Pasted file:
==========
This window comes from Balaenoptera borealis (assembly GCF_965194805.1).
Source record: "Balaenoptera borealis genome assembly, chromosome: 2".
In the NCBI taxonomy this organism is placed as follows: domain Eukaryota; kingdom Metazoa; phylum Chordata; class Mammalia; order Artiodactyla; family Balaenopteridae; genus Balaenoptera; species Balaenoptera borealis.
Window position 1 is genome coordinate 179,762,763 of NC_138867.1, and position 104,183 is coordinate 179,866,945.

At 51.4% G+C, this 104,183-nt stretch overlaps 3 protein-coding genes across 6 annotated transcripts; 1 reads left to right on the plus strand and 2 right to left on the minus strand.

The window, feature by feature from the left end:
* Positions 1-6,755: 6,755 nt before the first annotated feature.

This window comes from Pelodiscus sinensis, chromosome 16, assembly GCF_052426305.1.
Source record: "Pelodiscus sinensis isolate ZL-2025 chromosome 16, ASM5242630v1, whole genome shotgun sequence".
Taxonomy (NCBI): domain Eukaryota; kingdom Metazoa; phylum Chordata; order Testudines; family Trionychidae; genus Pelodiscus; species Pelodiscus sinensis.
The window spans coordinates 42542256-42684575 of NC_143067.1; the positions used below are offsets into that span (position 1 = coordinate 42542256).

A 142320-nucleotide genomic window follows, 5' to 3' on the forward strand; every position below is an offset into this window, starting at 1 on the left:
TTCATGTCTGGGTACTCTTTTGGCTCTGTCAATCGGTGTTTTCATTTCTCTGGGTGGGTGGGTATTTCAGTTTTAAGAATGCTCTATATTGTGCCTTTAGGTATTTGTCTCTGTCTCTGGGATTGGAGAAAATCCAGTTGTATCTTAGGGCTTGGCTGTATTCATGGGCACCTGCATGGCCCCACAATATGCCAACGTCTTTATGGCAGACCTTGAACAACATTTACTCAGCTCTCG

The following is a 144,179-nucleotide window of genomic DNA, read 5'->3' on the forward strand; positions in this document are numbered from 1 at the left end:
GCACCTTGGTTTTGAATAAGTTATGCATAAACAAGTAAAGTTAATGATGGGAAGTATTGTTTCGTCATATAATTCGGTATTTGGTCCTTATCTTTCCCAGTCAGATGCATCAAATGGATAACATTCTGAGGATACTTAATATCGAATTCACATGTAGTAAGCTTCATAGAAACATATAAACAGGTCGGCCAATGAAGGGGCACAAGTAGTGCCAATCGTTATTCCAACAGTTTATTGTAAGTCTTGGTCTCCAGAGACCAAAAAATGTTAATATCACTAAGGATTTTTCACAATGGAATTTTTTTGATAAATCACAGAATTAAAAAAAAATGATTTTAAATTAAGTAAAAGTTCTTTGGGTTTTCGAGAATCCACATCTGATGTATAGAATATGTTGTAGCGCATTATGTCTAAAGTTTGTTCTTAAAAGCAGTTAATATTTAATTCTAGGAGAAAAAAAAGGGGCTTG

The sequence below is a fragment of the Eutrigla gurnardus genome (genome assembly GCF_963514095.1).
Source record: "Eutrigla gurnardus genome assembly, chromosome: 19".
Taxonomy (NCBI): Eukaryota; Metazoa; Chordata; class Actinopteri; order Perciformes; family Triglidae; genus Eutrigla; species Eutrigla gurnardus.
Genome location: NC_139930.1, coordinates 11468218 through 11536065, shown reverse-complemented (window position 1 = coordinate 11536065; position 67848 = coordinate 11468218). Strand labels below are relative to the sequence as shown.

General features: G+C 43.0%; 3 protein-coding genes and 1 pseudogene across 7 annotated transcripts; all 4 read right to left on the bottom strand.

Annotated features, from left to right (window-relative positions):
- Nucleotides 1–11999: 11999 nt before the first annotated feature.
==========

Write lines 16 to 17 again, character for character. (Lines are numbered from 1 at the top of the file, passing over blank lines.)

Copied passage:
The sequence below is a fragment of the Eutrigla gurnardus genome (genome assembly GCF_963514095.1).
Source record: "Eutrigla gurnardus genome assembly, chromosome: 19".